Semiconductor shares conducted themselves admirably early today, lending some bounce to the
in an effort to make up for yesterday's tech
But it was the Internet and telecom sector that kept the index underwater, as the
finished 72 points in the hole at 3168.49. The
TheStreet.com's Internet Sector Index
did little to help matters, with 21 of its 25 components ending the day in ditches.
Telecom hardware company
ended at a 52-week low of $21.37.
finished 7% lower;
ended down 5% and
, the second-most active stock in Nasdaq trading, edged into the green midsession to become one of the few in its sector to finish positive. Cisco closed at 4 p.m. in New York at $51.19, 6 cents higher.
Lucent sparked the selloff after it
warned last night that it would fall short of the most recent quarter's forecasts. This is the second time this year that Lucent has dashed Wall Street's expectations.
said that owning Lucent in the next few months will not be a bargain hunter's dream. In other words, Lucent is expected to stay at its bargain basement prices. Lucent was lately making new 52-week-lows after losing 30%.
exerted the most gravity, losing 20% as the Nasdaq's fourth-most active stock.
Bermuda-based communication services firm
had a rough session, losing 10% when its CEO resigned after only seven months on the job.
3:54 p.m.: No Dot-Comraderie Here
It's not a pretty sight for the dot-coms.
TheStreet.com's Internet Sector Index
was down another 6.5% after closing down 3% yesterday. It was led lower both days by Internet giant Yahoo!.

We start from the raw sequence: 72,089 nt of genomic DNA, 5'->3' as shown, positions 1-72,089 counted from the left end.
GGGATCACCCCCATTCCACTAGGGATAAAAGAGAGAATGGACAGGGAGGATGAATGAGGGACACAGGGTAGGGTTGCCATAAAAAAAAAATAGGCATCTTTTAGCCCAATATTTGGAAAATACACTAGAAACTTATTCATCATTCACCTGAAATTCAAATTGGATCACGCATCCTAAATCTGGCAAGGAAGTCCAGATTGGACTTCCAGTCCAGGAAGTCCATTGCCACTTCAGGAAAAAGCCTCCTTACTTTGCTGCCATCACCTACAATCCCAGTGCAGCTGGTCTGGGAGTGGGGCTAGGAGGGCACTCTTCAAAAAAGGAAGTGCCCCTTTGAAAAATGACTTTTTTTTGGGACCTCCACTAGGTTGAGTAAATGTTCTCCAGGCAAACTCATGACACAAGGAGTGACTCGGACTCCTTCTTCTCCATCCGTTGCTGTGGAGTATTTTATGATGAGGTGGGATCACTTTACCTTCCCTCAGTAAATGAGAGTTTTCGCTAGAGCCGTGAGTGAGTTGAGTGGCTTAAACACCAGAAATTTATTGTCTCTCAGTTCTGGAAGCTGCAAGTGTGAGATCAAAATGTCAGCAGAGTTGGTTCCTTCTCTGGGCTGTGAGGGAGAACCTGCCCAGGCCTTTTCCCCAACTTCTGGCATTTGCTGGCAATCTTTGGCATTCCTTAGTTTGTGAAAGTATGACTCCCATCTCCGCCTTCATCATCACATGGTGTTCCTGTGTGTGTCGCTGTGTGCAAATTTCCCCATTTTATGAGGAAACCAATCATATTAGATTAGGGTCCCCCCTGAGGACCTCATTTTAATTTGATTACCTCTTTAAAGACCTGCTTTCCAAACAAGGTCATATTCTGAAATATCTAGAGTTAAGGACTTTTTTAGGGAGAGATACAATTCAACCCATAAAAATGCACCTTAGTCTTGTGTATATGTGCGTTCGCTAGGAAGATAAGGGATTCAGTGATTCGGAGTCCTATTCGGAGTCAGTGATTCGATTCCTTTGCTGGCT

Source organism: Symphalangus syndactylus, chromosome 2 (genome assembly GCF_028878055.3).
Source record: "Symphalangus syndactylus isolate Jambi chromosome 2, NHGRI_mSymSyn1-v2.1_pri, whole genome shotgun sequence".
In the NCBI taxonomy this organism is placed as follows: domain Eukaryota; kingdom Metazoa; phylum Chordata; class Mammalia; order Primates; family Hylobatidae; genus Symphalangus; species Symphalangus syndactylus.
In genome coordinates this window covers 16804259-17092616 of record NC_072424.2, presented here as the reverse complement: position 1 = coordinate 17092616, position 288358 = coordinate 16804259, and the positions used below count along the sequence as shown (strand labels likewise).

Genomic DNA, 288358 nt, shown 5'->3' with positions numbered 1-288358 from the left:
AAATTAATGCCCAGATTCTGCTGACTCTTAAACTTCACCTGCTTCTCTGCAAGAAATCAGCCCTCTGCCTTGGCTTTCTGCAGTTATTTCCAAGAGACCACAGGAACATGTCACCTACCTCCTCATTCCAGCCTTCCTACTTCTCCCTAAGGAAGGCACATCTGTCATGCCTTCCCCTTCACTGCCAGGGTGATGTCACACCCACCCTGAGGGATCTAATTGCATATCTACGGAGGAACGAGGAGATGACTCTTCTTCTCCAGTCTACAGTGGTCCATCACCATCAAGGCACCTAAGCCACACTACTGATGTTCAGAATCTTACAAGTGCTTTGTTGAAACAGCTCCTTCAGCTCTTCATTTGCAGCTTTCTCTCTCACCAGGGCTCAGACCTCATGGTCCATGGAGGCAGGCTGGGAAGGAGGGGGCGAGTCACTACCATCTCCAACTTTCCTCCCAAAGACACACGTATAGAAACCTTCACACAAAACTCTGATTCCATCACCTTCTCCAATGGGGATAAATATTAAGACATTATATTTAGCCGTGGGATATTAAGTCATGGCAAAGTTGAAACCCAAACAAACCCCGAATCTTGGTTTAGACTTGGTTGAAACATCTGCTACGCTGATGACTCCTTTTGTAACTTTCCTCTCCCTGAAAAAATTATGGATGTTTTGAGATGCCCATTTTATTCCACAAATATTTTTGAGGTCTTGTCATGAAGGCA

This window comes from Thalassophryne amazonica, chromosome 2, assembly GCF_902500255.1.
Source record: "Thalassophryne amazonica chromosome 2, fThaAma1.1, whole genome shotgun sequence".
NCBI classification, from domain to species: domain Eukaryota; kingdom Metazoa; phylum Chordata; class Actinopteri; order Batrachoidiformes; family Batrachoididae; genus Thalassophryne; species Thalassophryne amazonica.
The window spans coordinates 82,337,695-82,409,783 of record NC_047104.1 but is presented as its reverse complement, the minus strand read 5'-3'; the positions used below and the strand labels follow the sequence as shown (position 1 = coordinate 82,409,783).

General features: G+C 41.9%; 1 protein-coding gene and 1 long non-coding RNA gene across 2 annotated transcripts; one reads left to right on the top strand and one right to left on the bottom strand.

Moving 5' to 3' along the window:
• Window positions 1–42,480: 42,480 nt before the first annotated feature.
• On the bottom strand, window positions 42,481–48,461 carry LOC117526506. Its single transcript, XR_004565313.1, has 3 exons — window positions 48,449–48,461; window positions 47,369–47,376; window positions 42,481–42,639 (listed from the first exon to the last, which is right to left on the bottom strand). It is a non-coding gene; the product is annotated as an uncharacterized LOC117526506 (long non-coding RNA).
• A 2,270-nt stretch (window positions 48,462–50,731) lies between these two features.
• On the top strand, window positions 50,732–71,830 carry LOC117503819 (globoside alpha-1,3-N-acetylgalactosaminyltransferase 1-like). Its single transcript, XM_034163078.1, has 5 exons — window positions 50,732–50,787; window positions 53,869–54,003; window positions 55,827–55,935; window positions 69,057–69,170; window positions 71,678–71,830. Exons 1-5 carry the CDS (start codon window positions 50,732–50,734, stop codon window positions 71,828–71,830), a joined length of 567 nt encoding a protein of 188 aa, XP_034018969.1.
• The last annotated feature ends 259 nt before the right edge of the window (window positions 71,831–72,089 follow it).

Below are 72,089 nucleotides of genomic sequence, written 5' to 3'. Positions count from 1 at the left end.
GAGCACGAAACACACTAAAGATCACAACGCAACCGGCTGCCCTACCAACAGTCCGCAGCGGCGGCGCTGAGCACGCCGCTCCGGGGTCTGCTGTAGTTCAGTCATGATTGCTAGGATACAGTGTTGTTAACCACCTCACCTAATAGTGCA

The world's best known Internet portal was dropping like lead today to a 52-week-low of $66.63, down 19.4%, after saying it is being affected by a drop in advertising. Last night, the pert and profitable portal did announce better-than-expected third-quarter earnings. But its losses started during a conference call about its earnings when it encouraged caution about coming quarters.
took a close look at Yahoo! in a
Yahoo!'s misfortunes portend potential predicaments for portals like
, which fell 20.2% in both sympathy and reduced faith in the performance of online ad agency
earlier today took a look at how
ad woes affect DoubleClick, which reports its earnings tomorrow. It was lately dipping 16%.
Credit Suisse First Boston
began coverage of Yahoo! earlier today with a hold rating, but
Henry Blodget raised his 2001 revenue estimate and left his earnings estimate unchanged. Blodget said that despite the continuing tough online advertising environment, Yahoo! remains a good long-term investment.
Perhaps investors overlooked that Yahoo still managed to do well in a tough advertising environment, but then again many people are so spooked by the current environment that they were looking for any excuse to sell.
Blodget also added that he expected the "challenging environment" for online advertising to continue into the second quarter of 2001, three to six months longer than anticipated. While Blodget touted Yahoo!'s long-term investment potential, its short-term prospects continue to darken. "We believe the stock will essentially trade sideways through early next year," Blodget wrote.
DOT (as TheStreet.com Internet index is known) buckled under the fears of this e-advertising slowdown, with 18 out of 25 stocks under pressure.
Though advertising may be declining from a previous swell, the Internet certainly isn't going anywhere too quickly. And Internet infrastructure provider
was giving the DOT a needed boost, with gains of 0.7%.
News that the proposed merger of
conditional approval by the European Union two weeks ahead of schedule -- and after rocky and uncertain negotiations -- did little to lift the stock of either company. The Yahoo!-induced ugliness was just too strong. AOL was lately 6.6% lower. And Time Warner was also off 6.5%.
was also falling, lately off 7.8%. It earlier announced that it would close its joint venture with
, the auction house that's been under pressure because of charges of price fixing. They will close sothebys.amazon.com, and visitors to what was the combined venture will be redirected to the auction house's site. Sotheby's will pay Amazon.com for the traffic and will become Amazon.com's exclusive online auction aggregator for authenticated fine art.